Case demonstrates importance of follow-up with Lyme disease patients

A recent case report of a 75-year-old Chinese man with Lyme disease highlights the importance of following-up with patients. The man, who was admitted to St. John’s Riverside Hospital in Yonkers, NY, did not exhibit the typical symptoms of Lyme disease. And, initial laboratory tests were negative.

“We present the case of a 75-year-old, Northeast suburban resident [of New York] complaining of unstable gait, high fevers, malaise, myalgia, and confusion,” writes Lamichhane in the journal Hindawi, Case Reports in Infectious Diseases. [1]

The man had not travelled outside the area and only reported taking walks in the local park. He did not notice any tick bites. At the time of his initial examination, “he denied headaches, dizziness, shortness of breath, back or chest pain, rashes, focal weakness, or loss of sensation,” according to Lamichhane.

[bctt tweet=”Lyme neuroborreliosis diagnosed after second round of tests are positive.” username=”DrDanielCameron”]

The man was discharged but returned 4 days later with a fever, occasional rigors, chills, diaphoresis, diffuse myalgias, generalized weakness, malaise, confusion, and decreased appetite, explains Lamichhane. Initial ELISA tests were negative for Lyme disease.

A CT scan indicated he may have a possible bacterial infection as results showed a “small aneurysmal dilatation of the thoracic aorta and splenomegaly with an acute appearing splenic infarct.” The patient was given a combination of antibiotics including ceftriaxone, ampicillin, and vancomycin, but his condition worsened over the next 24 hours. His response to antibiotics supported the possibility of a tick-borne infection. Another round of testing was performed. This time, results were different.

Lyme IgG and IgM ELISA test, Lyme IgM Western blot, and Babesia microti IgG and IgM antibody tests were positive. A spinal tap was also positive for Lyme IgG and IgM antibody levels by Western blot, as well as a positive Western blot for Lyme IgM.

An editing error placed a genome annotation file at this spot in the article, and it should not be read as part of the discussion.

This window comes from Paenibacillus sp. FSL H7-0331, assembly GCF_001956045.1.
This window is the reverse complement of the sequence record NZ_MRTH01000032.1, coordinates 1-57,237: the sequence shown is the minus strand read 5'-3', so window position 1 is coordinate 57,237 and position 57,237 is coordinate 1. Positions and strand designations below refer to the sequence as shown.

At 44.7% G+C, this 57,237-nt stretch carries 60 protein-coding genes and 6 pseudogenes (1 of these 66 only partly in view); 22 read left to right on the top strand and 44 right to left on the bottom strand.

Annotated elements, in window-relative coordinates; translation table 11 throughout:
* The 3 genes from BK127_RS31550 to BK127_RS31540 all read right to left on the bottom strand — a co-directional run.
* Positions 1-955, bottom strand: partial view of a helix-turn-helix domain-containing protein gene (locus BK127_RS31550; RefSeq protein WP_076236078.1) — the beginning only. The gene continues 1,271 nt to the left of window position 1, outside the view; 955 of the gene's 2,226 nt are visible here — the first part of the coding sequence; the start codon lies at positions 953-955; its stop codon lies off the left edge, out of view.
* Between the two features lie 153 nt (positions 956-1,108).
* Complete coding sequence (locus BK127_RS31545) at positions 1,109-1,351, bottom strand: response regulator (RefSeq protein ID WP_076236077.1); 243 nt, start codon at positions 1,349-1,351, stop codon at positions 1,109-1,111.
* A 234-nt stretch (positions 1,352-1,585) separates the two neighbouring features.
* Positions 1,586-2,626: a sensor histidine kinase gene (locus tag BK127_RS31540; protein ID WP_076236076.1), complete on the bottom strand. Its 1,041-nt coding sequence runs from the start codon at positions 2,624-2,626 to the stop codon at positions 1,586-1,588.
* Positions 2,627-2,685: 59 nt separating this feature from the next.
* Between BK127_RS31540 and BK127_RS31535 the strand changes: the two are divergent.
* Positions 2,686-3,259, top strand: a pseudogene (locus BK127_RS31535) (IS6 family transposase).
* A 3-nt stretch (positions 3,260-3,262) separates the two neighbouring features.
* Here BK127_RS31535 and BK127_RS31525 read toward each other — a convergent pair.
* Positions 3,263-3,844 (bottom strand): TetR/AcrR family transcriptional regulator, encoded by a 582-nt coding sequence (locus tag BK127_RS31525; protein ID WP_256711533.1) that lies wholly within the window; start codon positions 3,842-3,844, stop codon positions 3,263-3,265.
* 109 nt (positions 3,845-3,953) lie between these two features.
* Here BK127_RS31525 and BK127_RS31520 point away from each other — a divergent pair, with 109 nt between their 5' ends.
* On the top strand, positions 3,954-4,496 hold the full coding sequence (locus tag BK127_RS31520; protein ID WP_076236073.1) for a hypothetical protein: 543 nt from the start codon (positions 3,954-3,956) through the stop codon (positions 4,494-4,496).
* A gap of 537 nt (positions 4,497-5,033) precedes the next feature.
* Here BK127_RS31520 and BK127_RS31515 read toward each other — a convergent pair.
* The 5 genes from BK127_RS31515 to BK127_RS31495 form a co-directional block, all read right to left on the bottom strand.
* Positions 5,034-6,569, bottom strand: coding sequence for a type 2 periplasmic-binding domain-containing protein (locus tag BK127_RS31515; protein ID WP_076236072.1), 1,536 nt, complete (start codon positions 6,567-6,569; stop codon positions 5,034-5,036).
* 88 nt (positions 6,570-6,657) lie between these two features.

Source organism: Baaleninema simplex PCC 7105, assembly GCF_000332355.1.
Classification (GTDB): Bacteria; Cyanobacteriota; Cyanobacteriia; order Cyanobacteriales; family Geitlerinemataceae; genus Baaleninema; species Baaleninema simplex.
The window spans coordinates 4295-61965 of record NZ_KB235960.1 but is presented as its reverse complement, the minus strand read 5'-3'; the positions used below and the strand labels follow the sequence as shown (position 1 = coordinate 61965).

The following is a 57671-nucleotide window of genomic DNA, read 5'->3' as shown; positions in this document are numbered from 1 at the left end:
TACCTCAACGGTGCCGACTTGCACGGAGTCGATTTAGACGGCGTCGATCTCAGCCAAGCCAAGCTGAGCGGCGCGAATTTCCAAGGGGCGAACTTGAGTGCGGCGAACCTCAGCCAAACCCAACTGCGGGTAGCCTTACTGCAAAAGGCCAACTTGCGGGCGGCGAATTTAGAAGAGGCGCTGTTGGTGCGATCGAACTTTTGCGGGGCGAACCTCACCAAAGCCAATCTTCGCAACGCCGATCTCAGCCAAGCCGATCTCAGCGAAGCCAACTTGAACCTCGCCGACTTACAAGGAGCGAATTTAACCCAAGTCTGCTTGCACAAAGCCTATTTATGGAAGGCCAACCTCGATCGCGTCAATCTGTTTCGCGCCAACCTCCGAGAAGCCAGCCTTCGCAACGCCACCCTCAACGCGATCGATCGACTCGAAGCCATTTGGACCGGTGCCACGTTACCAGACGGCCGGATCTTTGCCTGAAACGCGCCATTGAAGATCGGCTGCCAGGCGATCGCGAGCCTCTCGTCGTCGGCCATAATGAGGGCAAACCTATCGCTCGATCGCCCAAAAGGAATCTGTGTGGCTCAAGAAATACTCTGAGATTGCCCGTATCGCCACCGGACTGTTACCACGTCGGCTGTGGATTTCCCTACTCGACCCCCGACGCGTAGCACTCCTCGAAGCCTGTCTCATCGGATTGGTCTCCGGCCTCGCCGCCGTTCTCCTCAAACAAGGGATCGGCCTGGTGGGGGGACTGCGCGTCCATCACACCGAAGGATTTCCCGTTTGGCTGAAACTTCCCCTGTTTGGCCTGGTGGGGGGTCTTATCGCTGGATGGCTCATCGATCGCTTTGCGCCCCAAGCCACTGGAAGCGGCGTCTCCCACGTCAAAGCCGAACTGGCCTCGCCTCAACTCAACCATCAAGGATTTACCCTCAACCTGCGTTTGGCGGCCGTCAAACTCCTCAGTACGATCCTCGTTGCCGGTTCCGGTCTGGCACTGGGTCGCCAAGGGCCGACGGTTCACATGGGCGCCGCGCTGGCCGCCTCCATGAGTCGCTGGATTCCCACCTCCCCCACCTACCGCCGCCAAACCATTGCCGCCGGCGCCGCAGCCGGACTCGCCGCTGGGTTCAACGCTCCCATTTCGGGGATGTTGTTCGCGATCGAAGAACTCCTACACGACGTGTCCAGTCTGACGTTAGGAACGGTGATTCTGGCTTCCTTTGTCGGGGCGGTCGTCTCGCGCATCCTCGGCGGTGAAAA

The man was diagnosed with Lyme neuroborreliosis, and prescribed doxycycline for 21 days. “Within 48 hours of doxycycline administration, the patient clinically improved, his mentation returned to baseline, and his gait returned to normal.”

The authors suggest this case demonstrates that a spinal tap analysis may be the only positive confirmatory test for Lyme neuroborreliosis.

It would be reasonable to follow this patient, given there are patients that develop “Post Lyme Disease Syndrome” “PTLDS.” following treatment. [2] Another study found that at least 50% of patients with Lyme neuroborreliosis remain ill years after treatment. [3]

Furthermore, symptoms of co-infections, such as Babesia, may appear upon follow-up. For example, one study describes the cases of two newborns, who did not exhibit symptoms of Babesia until weeks after treatment for Lyme disease. [4]



  1. Lamichhane J, Haider R, Bekkerman M, et al. A Case of Undetected Neuroborreliosis in a 75-Year-Old Chinese Male. Case Rep Infect Dis. 2018;2018:6764894.
  2. Bechtold KT, Rebman AW, Crowder LA, Johnson-Greene D, Aucott JN. Standardized Symptom Measurement of Individuals with Early Lyme Disease Over Time. Arch Clin Neuropsychol. 2017;32(2):129-141.
  3. Dersch R, Sarnes AA, Maul M et al. Quality of life, fatigue, depression and cognitive impairment in Lyme neuroborreliosis. J Neurol, (2015).
  4. Saetre K, Godhwani N, Maria M, et al. Congenital Babesiosis After Maternal Infection With Borrelia burgdorferi and Babesia microti. J Pediatric Infect Dis Soc. 2017.


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